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The Issue
A small but high-profile number of incidents, often resulting from new model carrier operations
or severe weather, have drawn the attention of governments to passenger rights.
Governments that have imposed passenger rights regimes typically include provisions
relating to passenger assistance and/or compensation in the case of denied boarding, delays,
cancellations. Some regimes also include provisions which address passengers with reduced
mobility, advertising and baggage.
Over the past decade, national passenger rights regimes have proliferated. There are now
over 50 countries that have passenger protections of some kind. The spread of passenger
rights legislation, some of which have extraterritorial provisions, creates difficulties for airlines
and confusion among passengers. For example, assume a passenger is travelling on an EU
carrier from the US to Israel via a European airport. If he is denied boarding at the US airport,
potentially three passenger rights regime would apply: the US DOT Consumer Protection
Rules, EU Regulation 261 and the Israeli Aviation Services Law.
Certain passenger rights regulations also have unintended consequences. For example,
requiring compensation after a delay of a certain number of hours could have the perverse
effect of causing more cancellations and more serious disruption to passengers, instead of
protecting them, as airlines no longer have an incentive to incur the costs of delaying the
flight. A cancellation is a more stressful and uncertain experience for the passenger. If a flight
early in the day is delayed, passengers would normally be able to fly once the problem is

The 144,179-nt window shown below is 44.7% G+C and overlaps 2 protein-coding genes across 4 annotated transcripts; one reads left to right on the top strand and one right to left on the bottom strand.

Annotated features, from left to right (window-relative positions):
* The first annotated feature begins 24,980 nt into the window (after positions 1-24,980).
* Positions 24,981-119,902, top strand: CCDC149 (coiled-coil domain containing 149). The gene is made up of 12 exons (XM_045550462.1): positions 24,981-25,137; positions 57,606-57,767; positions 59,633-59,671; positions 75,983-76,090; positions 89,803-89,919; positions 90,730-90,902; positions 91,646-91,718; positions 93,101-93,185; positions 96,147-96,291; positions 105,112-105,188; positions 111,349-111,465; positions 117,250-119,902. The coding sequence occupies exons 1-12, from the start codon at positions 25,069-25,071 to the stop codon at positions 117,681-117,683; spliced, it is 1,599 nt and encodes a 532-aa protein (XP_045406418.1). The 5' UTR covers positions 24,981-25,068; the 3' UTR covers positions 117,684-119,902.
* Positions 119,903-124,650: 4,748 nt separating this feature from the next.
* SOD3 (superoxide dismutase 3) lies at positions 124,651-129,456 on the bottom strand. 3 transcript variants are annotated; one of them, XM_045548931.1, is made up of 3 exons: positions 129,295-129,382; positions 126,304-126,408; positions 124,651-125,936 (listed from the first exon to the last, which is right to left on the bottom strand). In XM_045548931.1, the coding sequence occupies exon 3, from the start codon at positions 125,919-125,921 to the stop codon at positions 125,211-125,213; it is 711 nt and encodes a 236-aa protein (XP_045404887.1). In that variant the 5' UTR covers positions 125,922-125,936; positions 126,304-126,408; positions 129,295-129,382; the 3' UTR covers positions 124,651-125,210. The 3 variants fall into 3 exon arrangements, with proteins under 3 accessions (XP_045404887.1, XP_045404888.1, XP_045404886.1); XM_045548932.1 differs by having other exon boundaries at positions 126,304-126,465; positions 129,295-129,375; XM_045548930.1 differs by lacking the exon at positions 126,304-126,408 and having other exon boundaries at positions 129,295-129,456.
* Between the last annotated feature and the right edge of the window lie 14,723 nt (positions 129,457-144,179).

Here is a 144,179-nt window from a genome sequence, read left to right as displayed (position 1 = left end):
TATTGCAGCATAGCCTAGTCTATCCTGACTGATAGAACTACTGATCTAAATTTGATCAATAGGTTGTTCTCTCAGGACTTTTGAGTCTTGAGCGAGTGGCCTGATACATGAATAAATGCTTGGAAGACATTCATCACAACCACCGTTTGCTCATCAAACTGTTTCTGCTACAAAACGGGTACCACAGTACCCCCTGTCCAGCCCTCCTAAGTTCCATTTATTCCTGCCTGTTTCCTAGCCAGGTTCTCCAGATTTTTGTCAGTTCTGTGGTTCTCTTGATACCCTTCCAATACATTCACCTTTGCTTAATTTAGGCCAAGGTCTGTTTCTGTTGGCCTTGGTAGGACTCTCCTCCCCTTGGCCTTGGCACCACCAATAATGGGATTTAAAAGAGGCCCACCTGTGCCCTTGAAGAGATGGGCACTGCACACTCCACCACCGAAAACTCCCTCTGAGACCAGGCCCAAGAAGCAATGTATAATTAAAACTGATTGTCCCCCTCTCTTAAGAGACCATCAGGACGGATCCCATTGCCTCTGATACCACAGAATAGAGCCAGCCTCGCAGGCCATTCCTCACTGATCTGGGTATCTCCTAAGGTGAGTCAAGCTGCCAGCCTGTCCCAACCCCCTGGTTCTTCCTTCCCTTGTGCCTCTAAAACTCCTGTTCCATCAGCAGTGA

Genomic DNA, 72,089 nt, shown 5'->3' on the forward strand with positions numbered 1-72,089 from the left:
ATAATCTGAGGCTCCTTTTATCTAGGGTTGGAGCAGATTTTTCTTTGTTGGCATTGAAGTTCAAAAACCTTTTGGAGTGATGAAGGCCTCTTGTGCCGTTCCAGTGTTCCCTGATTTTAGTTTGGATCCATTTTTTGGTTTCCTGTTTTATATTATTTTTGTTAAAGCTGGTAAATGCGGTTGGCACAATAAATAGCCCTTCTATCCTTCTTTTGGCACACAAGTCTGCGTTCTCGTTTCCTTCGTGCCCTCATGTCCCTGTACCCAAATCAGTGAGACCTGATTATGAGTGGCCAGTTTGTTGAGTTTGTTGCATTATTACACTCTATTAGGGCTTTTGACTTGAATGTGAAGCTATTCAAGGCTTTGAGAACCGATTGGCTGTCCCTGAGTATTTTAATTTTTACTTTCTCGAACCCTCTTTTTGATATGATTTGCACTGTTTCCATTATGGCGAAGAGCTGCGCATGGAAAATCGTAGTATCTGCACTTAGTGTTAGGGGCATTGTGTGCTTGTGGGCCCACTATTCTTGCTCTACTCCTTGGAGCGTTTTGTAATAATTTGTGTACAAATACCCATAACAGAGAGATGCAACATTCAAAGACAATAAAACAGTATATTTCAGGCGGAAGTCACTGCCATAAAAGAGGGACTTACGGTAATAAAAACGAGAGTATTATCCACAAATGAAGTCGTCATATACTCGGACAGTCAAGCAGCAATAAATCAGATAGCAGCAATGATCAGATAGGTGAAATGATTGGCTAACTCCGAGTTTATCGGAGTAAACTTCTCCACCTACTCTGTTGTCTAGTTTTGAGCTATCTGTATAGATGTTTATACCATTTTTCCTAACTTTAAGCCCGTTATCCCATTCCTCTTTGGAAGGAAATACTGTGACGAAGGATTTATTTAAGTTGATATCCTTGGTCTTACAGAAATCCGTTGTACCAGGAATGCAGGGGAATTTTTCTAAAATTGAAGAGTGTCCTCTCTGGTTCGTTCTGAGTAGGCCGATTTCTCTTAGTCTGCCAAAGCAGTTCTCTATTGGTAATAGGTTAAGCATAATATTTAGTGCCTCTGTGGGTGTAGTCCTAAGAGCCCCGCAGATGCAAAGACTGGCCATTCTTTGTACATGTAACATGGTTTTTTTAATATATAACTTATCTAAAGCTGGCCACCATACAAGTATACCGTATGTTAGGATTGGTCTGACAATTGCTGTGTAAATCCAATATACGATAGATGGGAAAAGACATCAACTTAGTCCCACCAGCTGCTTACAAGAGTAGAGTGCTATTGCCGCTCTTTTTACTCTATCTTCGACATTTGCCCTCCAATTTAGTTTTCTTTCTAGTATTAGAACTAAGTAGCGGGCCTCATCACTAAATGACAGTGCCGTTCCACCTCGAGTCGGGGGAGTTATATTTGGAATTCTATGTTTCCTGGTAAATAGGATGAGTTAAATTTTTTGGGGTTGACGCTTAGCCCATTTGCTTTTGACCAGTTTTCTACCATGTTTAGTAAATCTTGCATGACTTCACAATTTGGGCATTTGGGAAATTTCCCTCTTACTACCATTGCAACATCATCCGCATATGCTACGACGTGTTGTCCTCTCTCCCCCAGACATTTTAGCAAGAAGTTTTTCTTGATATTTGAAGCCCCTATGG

resolved. If the flight was cancelled instead, passengers on the original flight would only be
able to travel if and when seats were available on later flights or on other airlines. According
to the US Government and Accountability Office, flights were 24% more likely to be cancelled
before leaving the gate after the US tarmac delay rules went into effect, creating longer travel
times and a more stressful experience for passengers.
Passenger rights regimes have profound cost implications for passengers and businesses.
For example, IATA estimates that compliance with EU Regulation 261-2004 will cost airlines
EUR 4 billion annually. As a result, passengers and shippers can expect higher costs, as
airline pass costs of compliance with these regimes on to passengers. In a business with thin
profit margins, the cost of complying with multiple consumer protection rules can also damage
competitiveness and render routes unprofitable, reducing connectivity and its associated
benefits on economies and societies. For tourist destinations, this could make competing
points more attractive for airlines to operate in and for cost conscious tourists to visit.
In addition, existing regimes are of questionable benefit to consumers. Airlines, already highly
incentivized by their own cost consciousness, thin profit margins and the marketplace to avoid
delays, make their best efforts to do so. In addition, the majority of delays are outside airlines’
control; in Europe for example, 60% of delays can be attributed to weather, air traffic control
and other factors. This proportion has remained substantially unchanged since the enactment
of EU Regulation 261-2004. Indeed, air transport infrastructure has not kept pace with
industry growth, resulting in capacity constraints at an increasing number of locations
worldwide. This has led to delays and cancellations due to air traffic control restrictions or
other capacity management issues, which can have knock-on effects at hub airports for days
after such an event has taken place.